Byron Hamburgers could close more than a dozen restaurants if a Company Voluntary Arrangement (CVA) restructuring plan is approved.
Byron said in the event of closures it would “do everything possible” to redeploy staff to other stores.
Will Wright, restructuring partner at KPMG and proposed ‘supervisor’ of the CVA, stressed no restaurants would close immediately following the CVA, and employees, suppliers and business rates will continue to be paid on time and in full.
Byron has submitted restructuring plans to creditors, which, if approved, will substantially reduce Byron’s rental obligations.
Five sites have been identified as being viable at a reduced rent, equivalent to two thirds. Another 20 have been identified for reduced rent, equivalent to 55%, which will be paid for six months while the company engages with landlords to agree the basis of any continued trading.
Should the CVA secure at least 75% creditor approval when it is voted on on 31 January, private equity company Hutton Collins, which paid £100m for Byron in 2013 and also owns Wagamama, will sell half its current holding in Byron to existing investor Three Hills Capital Partners, retaining a significant minority interest in the business and leaving Three Hills as the the majority shareholder.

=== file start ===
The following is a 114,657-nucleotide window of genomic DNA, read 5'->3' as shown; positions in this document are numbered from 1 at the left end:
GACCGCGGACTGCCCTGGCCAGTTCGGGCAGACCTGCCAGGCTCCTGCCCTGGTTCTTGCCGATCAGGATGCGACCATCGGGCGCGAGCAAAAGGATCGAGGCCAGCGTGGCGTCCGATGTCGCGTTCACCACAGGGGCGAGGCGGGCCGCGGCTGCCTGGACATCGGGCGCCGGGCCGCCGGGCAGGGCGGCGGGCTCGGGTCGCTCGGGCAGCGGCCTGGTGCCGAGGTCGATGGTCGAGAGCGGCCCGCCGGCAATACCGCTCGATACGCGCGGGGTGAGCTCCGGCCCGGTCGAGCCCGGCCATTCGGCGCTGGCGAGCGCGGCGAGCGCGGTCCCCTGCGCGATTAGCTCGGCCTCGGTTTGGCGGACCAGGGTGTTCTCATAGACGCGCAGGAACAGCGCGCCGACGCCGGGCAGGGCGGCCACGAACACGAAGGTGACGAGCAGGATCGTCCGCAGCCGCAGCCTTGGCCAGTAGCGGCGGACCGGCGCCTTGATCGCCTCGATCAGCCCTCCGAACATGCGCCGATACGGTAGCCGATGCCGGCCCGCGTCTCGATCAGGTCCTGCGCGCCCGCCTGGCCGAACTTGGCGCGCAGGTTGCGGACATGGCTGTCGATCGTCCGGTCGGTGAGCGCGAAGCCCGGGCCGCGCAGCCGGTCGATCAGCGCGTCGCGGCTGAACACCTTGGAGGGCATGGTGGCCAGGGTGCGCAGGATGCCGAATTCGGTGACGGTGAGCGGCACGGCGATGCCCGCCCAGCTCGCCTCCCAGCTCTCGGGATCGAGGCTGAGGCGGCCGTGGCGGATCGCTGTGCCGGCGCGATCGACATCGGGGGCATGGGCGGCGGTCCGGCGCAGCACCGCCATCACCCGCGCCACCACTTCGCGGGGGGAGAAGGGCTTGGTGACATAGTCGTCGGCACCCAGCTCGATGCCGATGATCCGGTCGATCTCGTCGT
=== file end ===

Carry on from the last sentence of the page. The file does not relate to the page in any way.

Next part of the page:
Byron said the restructured business will be “more suitable to the current economic headwinds” affecting the casual dining sector.
Chief executive of Byron Simon Cope said: “Byron’s core restaurant business and brand remain strong but the market that we operate in has changed profoundly. In order to continue serving our loyal customer base, we need to make some critical and difficult changes to the size and shape of our estate.”
Cope joined the company as managing director in May 2017, shortly after Andrew Manders – who was appointed chief executive at the end of 2016 following the departure of Byron’s founder Tom Byng – left the business for “personal reasons”. Cope was promoted to chief executive in September.
Byron operates from 67 leasehold restaurants across the UK, having opened its first restaurant in 2007. The restaurant chain closed several under-performing sites last year, including its restaurants at Manchester’s Corn Exchange and the Metrocentre in Gateshead.
Wright said: “Over the last 10 years, Byron has grown to become a stand-out name within the UK’s casual dining sector. However, in recent times, certain parts of its portfolio have not met expectations, and with gathering economic headwinds starting to impact the sector more profoundly, the directors embarked upon a strategic review of the business as a means of safeguarding its long-term future.
“As with similar CVAs, this arrangement seeks to strike a balance which provides a fair compromise to landlords, while allowing the viable part of the business to move forward across a smaller, more profitable core estate.”
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